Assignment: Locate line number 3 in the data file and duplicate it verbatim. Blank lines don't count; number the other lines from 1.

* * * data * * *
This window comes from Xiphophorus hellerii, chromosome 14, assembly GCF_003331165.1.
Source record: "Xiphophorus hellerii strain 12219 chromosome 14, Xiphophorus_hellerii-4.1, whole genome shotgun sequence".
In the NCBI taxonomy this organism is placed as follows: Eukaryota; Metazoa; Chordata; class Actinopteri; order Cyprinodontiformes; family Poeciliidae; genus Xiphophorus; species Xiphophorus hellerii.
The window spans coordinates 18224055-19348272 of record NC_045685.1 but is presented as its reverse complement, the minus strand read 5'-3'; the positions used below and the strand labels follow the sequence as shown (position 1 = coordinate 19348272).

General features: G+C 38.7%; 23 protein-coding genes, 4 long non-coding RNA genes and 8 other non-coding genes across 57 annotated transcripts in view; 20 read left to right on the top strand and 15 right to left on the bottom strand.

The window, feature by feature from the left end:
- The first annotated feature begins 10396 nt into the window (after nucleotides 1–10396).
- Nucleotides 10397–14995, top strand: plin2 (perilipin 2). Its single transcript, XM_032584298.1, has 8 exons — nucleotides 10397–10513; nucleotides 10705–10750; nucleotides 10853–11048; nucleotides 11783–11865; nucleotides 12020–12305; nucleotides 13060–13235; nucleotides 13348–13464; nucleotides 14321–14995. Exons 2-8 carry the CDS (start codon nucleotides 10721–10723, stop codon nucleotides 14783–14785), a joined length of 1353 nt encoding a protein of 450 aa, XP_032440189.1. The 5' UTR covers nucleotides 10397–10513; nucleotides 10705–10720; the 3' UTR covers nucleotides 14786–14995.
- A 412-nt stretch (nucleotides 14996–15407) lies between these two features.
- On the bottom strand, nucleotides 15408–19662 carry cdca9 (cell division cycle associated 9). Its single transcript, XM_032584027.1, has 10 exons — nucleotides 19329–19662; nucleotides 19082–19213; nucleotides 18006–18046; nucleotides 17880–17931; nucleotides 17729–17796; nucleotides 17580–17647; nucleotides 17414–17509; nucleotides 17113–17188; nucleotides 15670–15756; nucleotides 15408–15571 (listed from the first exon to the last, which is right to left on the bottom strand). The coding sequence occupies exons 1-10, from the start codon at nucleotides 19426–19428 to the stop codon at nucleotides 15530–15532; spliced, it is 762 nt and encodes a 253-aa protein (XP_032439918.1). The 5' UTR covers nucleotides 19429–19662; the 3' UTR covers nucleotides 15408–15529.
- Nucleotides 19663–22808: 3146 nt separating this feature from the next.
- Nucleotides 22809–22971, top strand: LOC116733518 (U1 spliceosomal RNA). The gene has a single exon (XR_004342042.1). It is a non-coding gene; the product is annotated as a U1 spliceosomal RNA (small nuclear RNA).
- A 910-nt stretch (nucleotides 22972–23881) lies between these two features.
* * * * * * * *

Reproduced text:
In the NCBI taxonomy this organism is placed as follows: Eukaryota; Metazoa; Chordata; class Actinopteri; order Cyprinodontiformes; family Poeciliidae; genus Xiphophorus; species Xiphophorus hellerii.